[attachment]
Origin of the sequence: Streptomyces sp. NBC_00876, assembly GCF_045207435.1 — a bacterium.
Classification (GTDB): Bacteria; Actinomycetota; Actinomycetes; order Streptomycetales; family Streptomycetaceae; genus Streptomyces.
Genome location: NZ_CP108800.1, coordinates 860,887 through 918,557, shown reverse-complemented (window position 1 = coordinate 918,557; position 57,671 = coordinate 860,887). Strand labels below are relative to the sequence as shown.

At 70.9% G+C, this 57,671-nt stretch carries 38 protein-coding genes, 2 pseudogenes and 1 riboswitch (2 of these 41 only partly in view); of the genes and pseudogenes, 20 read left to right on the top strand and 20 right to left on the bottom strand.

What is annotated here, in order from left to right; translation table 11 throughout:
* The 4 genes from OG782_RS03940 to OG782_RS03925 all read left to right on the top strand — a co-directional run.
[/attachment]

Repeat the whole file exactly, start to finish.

Origin of the sequence: Streptomyces sp. NBC_00876, assembly GCF_045207435.1 — a bacterium.
Classification (GTDB): Bacteria; Actinomycetota; Actinomycetes; order Streptomycetales; family Streptomycetaceae; genus Streptomyces.
Genome location: NZ_CP108800.1, coordinates 860,887 through 918,557, shown reverse-complemented (window position 1 = coordinate 918,557; position 57,671 = coordinate 860,887). Strand labels below are relative to the sequence as shown.

At 70.9% G+C, this 57,671-nt stretch carries 38 protein-coding genes, 2 pseudogenes and 1 riboswitch (2 of these 41 only partly in view); of the genes and pseudogenes, 20 read left to right on the top strand and 20 right to left on the bottom strand.

What is annotated here, in order from left to right; translation table 11 throughout:
* The 4 genes from OG782_RS03940 to OG782_RS03925 all read left to right on the top strand — a co-directional run.